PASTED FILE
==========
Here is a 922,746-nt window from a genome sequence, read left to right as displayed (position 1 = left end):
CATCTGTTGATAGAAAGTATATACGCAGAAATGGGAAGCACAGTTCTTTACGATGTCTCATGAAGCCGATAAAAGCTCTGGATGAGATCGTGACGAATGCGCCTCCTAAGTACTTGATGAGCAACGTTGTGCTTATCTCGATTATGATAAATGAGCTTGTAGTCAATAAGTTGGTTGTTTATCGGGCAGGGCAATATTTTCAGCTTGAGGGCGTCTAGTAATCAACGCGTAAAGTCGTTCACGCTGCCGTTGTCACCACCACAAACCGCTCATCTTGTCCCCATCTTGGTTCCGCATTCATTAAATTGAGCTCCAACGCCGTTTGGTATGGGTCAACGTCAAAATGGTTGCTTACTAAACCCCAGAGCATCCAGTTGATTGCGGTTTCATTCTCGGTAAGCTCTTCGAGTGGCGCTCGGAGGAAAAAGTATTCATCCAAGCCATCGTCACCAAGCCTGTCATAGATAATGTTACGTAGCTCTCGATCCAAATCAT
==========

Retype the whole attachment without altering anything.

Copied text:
Here is a 922,746-nt window from a genome sequence, read left to right as displayed (position 1 = left end):
CATCTGTTGATAGAAAGTATATACGCAGAAATGGGAAGCACAGTTCTTTACGATGTCTCATGAAGCCGATAAAAGCTCTGGATGAGATCGTGACGAATGCGCCTCCTAAGTACTTGATGAGCAACGTTGTGCTTATCTCGATTATGATAAATGAGCTTGTAGTCAATAAGTTGGTTGTTTATCGGGCAGGGCAATATTTTCAGCTTGAGGGCGTCTAGTAATCAACGCGTAAAGTCGTTCACGCTGCCGTTGTCACCACCACAAACCGCTCATCTTGTCCCCATCTTGGTTCCGCATTCATTAAATTGAGCTCCAACGCCGTTTGGTATGGGTCAACGTCAAAATGGTTGCTTACTAAACCCCAGAGCATCCAGTTGATTGCGGTTTCATTCTCGGTAAGCTCTTCGAGTGGCGCTCGGAGGAAAAAGTATTCATCCAAGCCATCGTCACCAAGCCTGTCATAGATAATGTTACGTAGCTCTCGATCCAAATCAT